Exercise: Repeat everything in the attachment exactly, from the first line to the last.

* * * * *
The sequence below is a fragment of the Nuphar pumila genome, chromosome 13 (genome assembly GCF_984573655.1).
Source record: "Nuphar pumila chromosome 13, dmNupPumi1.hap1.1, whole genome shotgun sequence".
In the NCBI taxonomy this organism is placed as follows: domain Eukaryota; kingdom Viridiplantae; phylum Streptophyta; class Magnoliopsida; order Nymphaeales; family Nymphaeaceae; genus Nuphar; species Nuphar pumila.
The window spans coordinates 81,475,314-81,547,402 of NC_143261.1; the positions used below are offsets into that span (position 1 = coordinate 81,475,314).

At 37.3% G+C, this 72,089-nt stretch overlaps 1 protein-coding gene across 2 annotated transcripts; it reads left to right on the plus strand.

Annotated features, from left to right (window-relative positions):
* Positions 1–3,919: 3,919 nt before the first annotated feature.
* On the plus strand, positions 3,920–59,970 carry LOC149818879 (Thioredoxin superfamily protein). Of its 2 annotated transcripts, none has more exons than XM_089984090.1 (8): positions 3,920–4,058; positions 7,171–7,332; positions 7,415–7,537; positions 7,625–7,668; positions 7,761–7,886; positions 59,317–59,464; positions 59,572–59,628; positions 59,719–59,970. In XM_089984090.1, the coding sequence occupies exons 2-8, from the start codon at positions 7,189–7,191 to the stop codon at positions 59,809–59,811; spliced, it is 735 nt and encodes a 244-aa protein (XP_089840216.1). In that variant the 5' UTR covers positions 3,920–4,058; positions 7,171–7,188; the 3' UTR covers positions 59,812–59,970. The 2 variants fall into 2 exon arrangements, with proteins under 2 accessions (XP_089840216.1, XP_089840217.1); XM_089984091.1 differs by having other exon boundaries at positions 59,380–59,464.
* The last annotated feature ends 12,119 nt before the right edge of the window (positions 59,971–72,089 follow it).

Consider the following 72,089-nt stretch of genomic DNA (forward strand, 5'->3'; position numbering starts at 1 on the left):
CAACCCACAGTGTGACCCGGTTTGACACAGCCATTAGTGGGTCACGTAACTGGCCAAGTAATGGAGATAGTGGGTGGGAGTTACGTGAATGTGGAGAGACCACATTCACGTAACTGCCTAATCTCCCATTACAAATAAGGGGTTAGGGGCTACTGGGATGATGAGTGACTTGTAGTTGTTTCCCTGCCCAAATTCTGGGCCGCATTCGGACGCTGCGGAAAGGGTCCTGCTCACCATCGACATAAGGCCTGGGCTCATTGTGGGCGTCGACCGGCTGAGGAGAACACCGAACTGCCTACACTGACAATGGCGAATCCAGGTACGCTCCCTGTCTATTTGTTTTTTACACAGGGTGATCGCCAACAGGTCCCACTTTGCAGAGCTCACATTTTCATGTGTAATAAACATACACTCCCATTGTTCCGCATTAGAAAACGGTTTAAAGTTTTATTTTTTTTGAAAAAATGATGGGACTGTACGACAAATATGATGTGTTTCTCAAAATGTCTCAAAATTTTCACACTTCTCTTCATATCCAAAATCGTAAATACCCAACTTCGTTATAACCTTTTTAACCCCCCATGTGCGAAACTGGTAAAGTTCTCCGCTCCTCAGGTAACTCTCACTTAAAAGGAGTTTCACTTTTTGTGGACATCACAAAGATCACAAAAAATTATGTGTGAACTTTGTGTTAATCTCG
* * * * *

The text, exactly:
The sequence below is a fragment of the Nuphar pumila genome, chromosome 13 (genome assembly GCF_984573655.1).
Source record: "Nuphar pumila chromosome 13, dmNupPumi1.hap1.1, whole genome shotgun sequence".
In the NCBI taxonomy this organism is placed as follows: domain Eukaryota; kingdom Viridiplantae; phylum Streptophyta; class Magnoliopsida; order Nymphaeales; family Nymphaeaceae; genus Nuphar; species Nuphar pumila.
The window spans coordinates 81,475,314-81,547,402 of NC_143261.1; the positions used below are offsets into that span (position 1 = coordinate 81,475,314).

At 37.3% G+C, this 72,089-nt stretch overlaps 1 protein-coding gene across 2 annotated transcripts; it reads left to right on the plus strand.

Annotated features, from left to right (window-relative positions):
* Positions 1–3,919: 3,919 nt before the first annotated feature.
* On the plus strand, positions 3,920–59,970 carry LOC149818879 (Thioredoxin superfamily protein). Of its 2 annotated transcripts, none has more exons than XM_089984090.1 (8): positions 3,920–4,058; positions 7,171–7,332; positions 7,415–7,537; positions 7,625–7,668; positions 7,761–7,886; positions 59,317–59,464; positions 59,572–59,628; positions 59,719–59,970. In XM_089984090.1, the coding sequence occupies exons 2-8, from the start codon at positions 7,189–7,191 to the stop codon at positions 59,809–59,811; spliced, it is 735 nt and encodes a 244-aa protein (XP_089840216.1). In that variant the 5' UTR covers positions 3,920–4,058; positions 7,171–7,188; the 3' UTR covers positions 59,812–59,970. The 2 variants fall into 2 exon arrangements, with proteins under 2 accessions (XP_089840216.1, XP_089840217.1); XM_089984091.1 differs by having other exon boundaries at positions 59,380–59,464.
* The last annotated feature ends 12,119 nt before the right edge of the window (positions 59,971–72,089 follow it).

Consider the following 72,089-nt stretch of genomic DNA (forward strand, 5'->3'; position numbering starts at 1 on the left):
CAACCCACAGTGTGACCCGGTTTGACACAGCCATTAGTGGGTCACGTAACTGGCCAAGTAATGGAGATAGTGGGTGGGAGTTACGTGAATGTGGAGAGACCACATTCACGTAACTGCCTAATCTCCCATTACAAATAAGGGGTTAGGGGCTACTGGGATGATGAGTGACTTGTAGTTGTTTCCCTGCCCAAATTCTGGGCCGCATTCGGACGCTGCGGAAAGGGTCCTGCTCACCATCGACATAAGGCCTGGGCTCATTGTGGGCGTCGACCGGCTGAGGAGAACACCGAACTGCCTACACTGACAATGGCGAATCCAGGTACGCTCCCTGTCTATTTGTTTTTTACACAGGGTGATCGCCAACAGGTCCCACTTTGCAGAGCTCACATTTTCATGTGTAATAAACATACACTCCCATTGTTCCGCATTAGAAAACGGTTTAAAGTTTTATTTTTTTTGAAAAAATGATGGGACTGTACGACAAATATGATGTGTTTCTCAAAATGTCTCAAAATTTTCACACTTCTCTTCATATCCAAAATCGTAAATACCCAACTTCGTTATAACCTTTTTAACCCCCCATGTGCGAAACTGGTAAAGTTCTCCGCTCCTCAGGTAACTCTCACTTAAAAGGAGTTTCACTTTTTGTGGACATCACAAAGATCACAAAAAATTATGTGTGAACTTTGTGTTAATCTCG